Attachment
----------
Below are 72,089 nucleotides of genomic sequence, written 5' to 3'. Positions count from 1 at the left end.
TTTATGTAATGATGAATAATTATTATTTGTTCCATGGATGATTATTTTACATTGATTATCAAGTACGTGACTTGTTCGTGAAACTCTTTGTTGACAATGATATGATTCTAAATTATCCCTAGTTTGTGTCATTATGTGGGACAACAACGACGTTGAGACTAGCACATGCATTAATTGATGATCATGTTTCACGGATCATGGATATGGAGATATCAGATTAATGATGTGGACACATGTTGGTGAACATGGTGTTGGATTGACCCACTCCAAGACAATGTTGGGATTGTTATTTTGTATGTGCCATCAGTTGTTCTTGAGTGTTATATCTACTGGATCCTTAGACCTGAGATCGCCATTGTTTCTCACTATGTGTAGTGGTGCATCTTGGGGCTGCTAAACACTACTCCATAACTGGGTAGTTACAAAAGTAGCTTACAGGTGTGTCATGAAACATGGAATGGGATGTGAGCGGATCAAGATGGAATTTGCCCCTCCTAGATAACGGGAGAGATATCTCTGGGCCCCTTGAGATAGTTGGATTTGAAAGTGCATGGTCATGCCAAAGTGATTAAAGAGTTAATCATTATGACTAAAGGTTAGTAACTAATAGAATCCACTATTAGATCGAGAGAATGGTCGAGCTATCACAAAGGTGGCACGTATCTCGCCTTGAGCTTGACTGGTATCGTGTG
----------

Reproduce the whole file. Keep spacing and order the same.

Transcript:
Below are 72,089 nucleotides of genomic sequence, written 5' to 3'. Positions count from 1 at the left end.
TTTATGTAATGATGAATAATTATTATTTGTTCCATGGATGATTATTTTACATTGATTATCAAGTACGTGACTTGTTCGTGAAACTCTTTGTTGACAATGATATGATTCTAAATTATCCCTAGTTTGTGTCATTATGTGGGACAACAACGACGTTGAGACTAGCACATGCATTAATTGATGATCATGTTTCACGGATCATGGATATGGAGATATCAGATTAATGATGTGGACACATGTTGGTGAACATGGTGTTGGATTGACCCACTCCAAGACAATGTTGGGATTGTTATTTTGTATGTGCCATCAGTTGTTCTTGAGTGTTATATCTACTGGATCCTTAGACCTGAGATCGCCATTGTTTCTCACTATGTGTAGTGGTGCATCTTGGGGCTGCTAAACACTACTCCATAACTGGGTAGTTACAAAAGTAGCTTACAGGTGTGTCATGAAACATGGAATGGGATGTGAGCGGATCAAGATGGAATTTGCCCCTCCTAGATAACGGGAGAGATATCTCTGGGCCCCTTGAGATAGTTGGATTTGAAAGTGCATGGTCATGCCAAAGTGATTAAAGAGTTAATCATTATGACTAAAGGTTAGTAACTAATAGAATCCACTATTAGATCGAGAGAATGGTCGAGCTATCACAAAGGTGGCACGTATCTCGCCTTGAGCTTGACTGGTATCGTGTG